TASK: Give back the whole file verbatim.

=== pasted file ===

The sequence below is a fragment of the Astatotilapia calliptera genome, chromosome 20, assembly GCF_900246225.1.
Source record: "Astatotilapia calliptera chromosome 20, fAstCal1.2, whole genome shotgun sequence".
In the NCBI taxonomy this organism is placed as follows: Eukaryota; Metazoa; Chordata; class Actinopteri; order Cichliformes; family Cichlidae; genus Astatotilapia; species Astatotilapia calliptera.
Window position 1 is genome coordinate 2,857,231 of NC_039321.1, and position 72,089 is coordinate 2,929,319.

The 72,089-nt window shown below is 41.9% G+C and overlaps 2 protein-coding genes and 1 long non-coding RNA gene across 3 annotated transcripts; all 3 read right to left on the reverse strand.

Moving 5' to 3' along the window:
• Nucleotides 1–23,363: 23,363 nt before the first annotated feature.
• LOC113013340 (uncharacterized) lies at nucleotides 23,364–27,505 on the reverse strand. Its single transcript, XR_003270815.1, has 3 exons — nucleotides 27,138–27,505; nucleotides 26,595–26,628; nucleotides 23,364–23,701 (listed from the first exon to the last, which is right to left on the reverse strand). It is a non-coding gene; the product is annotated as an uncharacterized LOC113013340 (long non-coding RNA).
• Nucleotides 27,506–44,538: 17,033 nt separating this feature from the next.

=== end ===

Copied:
The sequence below is a fragment of the Astatotilapia calliptera genome, chromosome 20, assembly GCF_900246225.1.
Source record: "Astatotilapia calliptera chromosome 20, fAstCal1.2, whole genome shotgun sequence".
In the NCBI taxonomy this organism is placed as follows: Eukaryota; Metazoa; Chordata; class Actinopteri; order Cichliformes; family Cichlidae; genus Astatotilapia; species Astatotilapia calliptera.
Window position 1 is genome coordinate 2,857,231 of NC_039321.1, and position 72,089 is coordinate 2,929,319.

The 72,089-nt window shown below is 41.9% G+C and overlaps 2 protein-coding genes and 1 long non-coding RNA gene across 3 annotated transcripts; all 3 read right to left on the reverse strand.

Moving 5' to 3' along the window:
• Nucleotides 1–23,363: 23,363 nt before the first annotated feature.
• LOC113013340 (uncharacterized) lies at nucleotides 23,364–27,505 on the reverse strand. Its single transcript, XR_003270815.1, has 3 exons — nucleotides 27,138–27,505; nucleotides 26,595–26,628; nucleotides 23,364–23,701 (listed from the first exon to the last, which is right to left on the reverse strand). It is a non-coding gene; the product is annotated as an uncharacterized LOC113013340 (long non-coding RNA).
• Nucleotides 27,506–44,538: 17,033 nt separating this feature from the next.